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Male mating strategies in a fluid social system: Dunbar’s general model of mating strategies revisited

Newton-Fisher, Nicholas E., Medland, Kate (2016) Male mating strategies in a fluid social system: Dunbar’s general model of mating strategies revisited. In: 26th Congress of the International Primatological Society, 21-26 Aug 2016, Chicago. (Unpublished) (The full text of this publication is not currently available from this repository. You may be able to access a copy if URLs are provided)

The full text of this publication is not currently available from this repository. You may be able to access a copy if URLs are provided. (Contact us about this Publication)

Abstract

Dunbar’s general model of mating strategies provides a useful, but largely ignored approach for understanding the fundamental choice faced by male: to remain with females in order to exploit paternity opportunities when they arise, a social strategy, or to search for these opportunities on an ongoing, roving, basis. The model has been criticized in both its assumptions, and the data used to test it. Using published data from six different communities of chimpanzees, we address three questions: How robust is Dunbar’s original model; how robust is its support for social males in West and roving males in East Africa; and how real are supposed differences in female gregariousness between West and East African chimpanzees? We test the original model against two variants and find that despite quantitative differences, all three generate the same qualitative prediction. Thus for chimpanzees at least, Dunbar’s original model can be regarded as fairly robust. However, this prediction is that chimpanzee males should pursue a ‘roving’ strategy and that this was as true for West as for East African chimpanzees. Furthermore, the comparative data did not support an East/West dichotomy in female gregariousness. This study highlights the importance of the collection and reporting of comparable data, the utility of simple mathematical models, and the similarities in behaviour across subspecies of chimpanzees.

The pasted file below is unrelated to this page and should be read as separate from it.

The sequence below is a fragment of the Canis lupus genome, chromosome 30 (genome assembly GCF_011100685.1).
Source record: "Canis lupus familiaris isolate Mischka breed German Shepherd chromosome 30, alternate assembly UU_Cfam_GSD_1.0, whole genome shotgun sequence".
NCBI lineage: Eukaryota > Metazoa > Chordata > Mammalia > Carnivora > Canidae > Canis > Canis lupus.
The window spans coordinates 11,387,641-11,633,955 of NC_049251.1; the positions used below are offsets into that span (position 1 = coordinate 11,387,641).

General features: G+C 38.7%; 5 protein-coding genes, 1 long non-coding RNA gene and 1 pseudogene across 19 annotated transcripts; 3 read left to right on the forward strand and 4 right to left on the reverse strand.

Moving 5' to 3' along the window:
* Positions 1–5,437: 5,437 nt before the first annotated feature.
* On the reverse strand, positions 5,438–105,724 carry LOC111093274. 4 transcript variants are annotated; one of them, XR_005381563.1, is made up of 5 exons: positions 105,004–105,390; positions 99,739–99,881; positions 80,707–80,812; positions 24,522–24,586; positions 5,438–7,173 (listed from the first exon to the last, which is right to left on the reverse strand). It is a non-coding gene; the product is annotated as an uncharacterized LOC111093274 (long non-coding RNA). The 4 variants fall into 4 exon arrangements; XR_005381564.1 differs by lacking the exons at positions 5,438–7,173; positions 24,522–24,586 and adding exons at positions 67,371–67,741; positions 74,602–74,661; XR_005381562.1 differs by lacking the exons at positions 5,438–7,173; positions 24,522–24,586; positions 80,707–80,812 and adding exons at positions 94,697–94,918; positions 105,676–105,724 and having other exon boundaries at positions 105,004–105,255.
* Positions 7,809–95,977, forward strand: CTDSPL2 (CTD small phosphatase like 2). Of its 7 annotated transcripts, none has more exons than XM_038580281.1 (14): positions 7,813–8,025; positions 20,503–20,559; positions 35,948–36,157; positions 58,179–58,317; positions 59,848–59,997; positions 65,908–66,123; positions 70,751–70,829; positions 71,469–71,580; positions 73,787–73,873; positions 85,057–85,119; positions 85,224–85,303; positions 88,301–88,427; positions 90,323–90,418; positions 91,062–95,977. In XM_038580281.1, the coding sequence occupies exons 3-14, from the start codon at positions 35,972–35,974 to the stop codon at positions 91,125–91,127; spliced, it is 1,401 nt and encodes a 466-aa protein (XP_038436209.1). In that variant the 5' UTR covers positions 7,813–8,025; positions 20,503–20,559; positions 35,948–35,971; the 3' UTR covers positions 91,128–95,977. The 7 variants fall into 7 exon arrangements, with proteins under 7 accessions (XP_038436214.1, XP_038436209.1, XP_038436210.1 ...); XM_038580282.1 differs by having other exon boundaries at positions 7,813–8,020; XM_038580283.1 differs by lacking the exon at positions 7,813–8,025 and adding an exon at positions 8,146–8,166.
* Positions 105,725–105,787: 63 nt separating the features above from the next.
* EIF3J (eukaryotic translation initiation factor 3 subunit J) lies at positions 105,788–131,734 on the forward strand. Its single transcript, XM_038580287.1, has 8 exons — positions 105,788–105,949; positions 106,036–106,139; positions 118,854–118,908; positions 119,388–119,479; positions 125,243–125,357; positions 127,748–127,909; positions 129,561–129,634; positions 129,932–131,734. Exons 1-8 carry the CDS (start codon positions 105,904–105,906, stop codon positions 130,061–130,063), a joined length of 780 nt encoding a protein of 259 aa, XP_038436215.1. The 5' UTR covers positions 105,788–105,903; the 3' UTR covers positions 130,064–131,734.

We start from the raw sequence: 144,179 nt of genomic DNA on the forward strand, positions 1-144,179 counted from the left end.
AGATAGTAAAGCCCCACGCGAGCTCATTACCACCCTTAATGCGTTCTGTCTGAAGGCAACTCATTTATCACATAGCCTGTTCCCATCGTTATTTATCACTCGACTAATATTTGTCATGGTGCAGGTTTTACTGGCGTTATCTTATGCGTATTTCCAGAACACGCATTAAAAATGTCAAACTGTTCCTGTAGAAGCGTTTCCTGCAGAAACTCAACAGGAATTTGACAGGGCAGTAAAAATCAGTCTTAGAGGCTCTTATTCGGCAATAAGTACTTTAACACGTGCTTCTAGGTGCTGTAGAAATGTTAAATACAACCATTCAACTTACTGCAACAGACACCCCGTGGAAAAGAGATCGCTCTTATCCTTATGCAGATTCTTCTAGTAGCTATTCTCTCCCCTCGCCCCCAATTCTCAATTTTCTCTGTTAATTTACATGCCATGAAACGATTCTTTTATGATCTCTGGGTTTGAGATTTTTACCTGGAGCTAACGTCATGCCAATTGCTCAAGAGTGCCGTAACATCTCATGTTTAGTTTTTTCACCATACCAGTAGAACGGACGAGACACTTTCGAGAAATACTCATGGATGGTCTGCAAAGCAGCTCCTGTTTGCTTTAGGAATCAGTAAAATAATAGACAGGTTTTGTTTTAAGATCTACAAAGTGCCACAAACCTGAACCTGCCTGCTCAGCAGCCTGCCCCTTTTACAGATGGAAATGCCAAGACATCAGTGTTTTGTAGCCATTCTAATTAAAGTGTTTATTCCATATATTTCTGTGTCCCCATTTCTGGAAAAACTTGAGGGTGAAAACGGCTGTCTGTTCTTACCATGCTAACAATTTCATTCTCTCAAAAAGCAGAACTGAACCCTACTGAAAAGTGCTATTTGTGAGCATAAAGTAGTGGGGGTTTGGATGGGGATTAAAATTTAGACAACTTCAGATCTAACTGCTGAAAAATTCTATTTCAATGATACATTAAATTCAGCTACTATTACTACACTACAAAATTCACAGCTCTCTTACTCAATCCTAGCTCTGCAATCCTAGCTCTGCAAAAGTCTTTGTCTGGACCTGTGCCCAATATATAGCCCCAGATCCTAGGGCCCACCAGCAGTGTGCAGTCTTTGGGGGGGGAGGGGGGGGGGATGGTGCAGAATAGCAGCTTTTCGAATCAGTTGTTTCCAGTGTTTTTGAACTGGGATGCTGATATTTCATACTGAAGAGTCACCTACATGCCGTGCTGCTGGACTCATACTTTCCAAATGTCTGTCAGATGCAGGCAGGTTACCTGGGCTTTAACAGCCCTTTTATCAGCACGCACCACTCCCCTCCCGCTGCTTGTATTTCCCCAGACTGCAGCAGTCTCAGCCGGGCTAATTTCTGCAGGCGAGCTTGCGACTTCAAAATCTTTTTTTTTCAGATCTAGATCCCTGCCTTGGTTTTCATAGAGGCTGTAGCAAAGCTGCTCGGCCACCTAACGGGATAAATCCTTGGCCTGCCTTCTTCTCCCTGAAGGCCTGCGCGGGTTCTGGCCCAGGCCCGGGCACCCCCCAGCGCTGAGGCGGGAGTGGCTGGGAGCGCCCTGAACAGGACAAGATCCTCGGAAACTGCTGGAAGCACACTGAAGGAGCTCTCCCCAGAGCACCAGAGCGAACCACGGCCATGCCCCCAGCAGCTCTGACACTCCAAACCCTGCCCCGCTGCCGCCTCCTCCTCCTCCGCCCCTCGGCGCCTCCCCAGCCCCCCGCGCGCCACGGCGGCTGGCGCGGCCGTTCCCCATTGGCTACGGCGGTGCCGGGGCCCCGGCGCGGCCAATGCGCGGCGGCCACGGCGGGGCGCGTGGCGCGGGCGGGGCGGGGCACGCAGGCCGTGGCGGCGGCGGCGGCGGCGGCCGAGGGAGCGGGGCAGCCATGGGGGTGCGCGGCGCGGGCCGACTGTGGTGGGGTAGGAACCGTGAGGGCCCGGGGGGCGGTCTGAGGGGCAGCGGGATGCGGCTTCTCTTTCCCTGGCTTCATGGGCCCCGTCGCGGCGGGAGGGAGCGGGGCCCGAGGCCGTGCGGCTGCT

Item Type: Conference or workshop item (Poster)
Uncontrolled keywords: Chimpanzee, Pan troglodytes, roving, female gregariousness, ideal gas models
Subjects: G Geography. Anthropology. Recreation > GN Anthropology
Q Science > QH Natural history > QH301 Biology
Q Science > QL Zoology
Divisions: Faculties > Social Sciences > School of Anthropology and Conservation > Biological Anthropology
Depositing User: Nicholas E. Newton-Fisher
Date Deposited: 23 Nov 2016 11:47 UTC
Last Modified: 29 May 2019 18:16 UTC
Resource URI: https://kar.kent.ac.uk/id/eprint/58917 (The current URI for this page, for reference purposes)
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